As always comments are welcome! And until next time, happy reading!

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Christmas in Minneapolis

Minneapolis, Minnesota is home to Justinia and Harry Wright, sister and brother private detective team. It also happens to be my home.

Minnesnowtans are well acquainted with winter. The cold, the ice, the snow. The traffic jams and snow-clogged streets. Ever try parking at the curb-side meter when the snow is three feet high and the curb is nowhere in sight?

While many of us prefer to worship at the feet of Helios, there are those intrepid sons and daughters of the original settlers in whose veins the blood of ancient Norsemen flows. And they love the winter. Positively love it. Skiing, snowboarding, sledding, and snow angels.

However, I don’t think I’d be far off if I said everyone loves the Yule season. Therefore, in the spirit of the Yuletide, below are pictures of downtown Minneapolis from the 1920s to the present. Happy Holidays!

mpls 1920s

1945 mpls copy

nicolet mall 1960s

The picture below is how I remember Nicollet Mall looked when I first moved to Minnesota. Nicollet Mall in the ’70s.

mpls1970spowers-christmas-tree copy

Screen-Shot-2013-12-02-at-11.31.39-AM

metrotransitbus

Carl Nesjar Ice Sculpture 2014 xmas

20081221-0002

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White Christmas

At least in Minneapolis we’re dreaming of a white Christmas. Unseasonably warm weather and rain have vaporized our snow. NOT that I’m unhappy about it. We had a couple weeks of snow and I’m ready now for spring.

The weather prognosticators tell us very cold weather is headed our way after Christmas. Night temps going below zero. With no snow, that will be hard on the plants.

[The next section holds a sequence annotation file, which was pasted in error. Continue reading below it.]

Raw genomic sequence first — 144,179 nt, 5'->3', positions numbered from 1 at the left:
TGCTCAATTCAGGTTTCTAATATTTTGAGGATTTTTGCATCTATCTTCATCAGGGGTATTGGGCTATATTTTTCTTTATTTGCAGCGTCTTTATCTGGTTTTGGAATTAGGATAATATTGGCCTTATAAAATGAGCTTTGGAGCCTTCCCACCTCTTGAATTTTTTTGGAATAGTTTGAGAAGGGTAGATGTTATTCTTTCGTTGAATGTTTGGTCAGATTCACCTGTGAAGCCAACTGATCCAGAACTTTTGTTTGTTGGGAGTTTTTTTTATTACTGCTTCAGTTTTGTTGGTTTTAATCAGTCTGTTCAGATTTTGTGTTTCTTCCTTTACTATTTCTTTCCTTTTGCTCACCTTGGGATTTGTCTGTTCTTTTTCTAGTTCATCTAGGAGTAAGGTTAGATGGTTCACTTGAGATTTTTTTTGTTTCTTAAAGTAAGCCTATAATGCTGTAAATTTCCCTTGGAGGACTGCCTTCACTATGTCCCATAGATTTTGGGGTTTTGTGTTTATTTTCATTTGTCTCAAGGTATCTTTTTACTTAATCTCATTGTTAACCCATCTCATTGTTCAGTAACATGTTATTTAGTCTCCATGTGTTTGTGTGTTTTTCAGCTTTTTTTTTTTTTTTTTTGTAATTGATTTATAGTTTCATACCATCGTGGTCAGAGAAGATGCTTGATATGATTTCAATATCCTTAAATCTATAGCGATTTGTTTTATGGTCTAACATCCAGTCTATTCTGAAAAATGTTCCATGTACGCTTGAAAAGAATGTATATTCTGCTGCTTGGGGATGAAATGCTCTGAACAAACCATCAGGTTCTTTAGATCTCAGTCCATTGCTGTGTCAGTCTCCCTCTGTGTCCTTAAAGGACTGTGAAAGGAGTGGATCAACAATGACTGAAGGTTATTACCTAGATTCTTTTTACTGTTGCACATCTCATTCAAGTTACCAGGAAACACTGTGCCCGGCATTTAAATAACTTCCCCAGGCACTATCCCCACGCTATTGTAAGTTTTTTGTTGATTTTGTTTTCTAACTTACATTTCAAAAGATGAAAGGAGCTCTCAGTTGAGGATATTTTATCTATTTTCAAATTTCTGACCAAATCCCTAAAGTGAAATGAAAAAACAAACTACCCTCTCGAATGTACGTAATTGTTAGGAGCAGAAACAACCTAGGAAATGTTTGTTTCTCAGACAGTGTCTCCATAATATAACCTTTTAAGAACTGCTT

At times, I wonder what the Advent and Christmas seasons would be like without snow. No chance of even having snow. I’ve visited family at Christmas time who live in no snow zones. The time away from the cold and snow was welcomed. But to live in a place where snow never fell, that’s a sleigh of a different color. Although those family members assure me they don’t miss having to shovel at all.

But with no snow, there would certainly be no frosty cold made moan in the bleak midwinter. Jack Frost wouldn’t be nippin’ at my nose and while the weather outside might be frightful, I wouldn’t be singing, “Let it snow, let it snow, let it snow.”

The Christmas culture is inextricably tied to snow. Santa may have come one winter in a whirlybird, but it was an experiment that apparently didn’t catch on. His sleigh continues to be the preferred mode of transportation. Although one look out my window and I’m thinking Santa might want to reconsider ditching the whirlybird. Or at least consider using an ATV.

Weather aside, and even religion aside (because the yuletide existed long before Christianity), this time of year is to be with and remember family. Whether actual family or those who are considered family. We humans are social creatures, even the most misanthropic of us. That’s the point of A Christmas Carol. Scrooge becomes “normal” again. Our ability to form large social networks has enabled us to thrive as a species. To the point where we’re endangering the survival of where we live. But that’s the subject of another post.

I wish you all a happy Christmas (in all its symbolic richness) and a peaceful and prosperous New Year. We all want to hope and dream and, with those we love, to see those hopes and dreams come to fruition. May it be so for you and yours.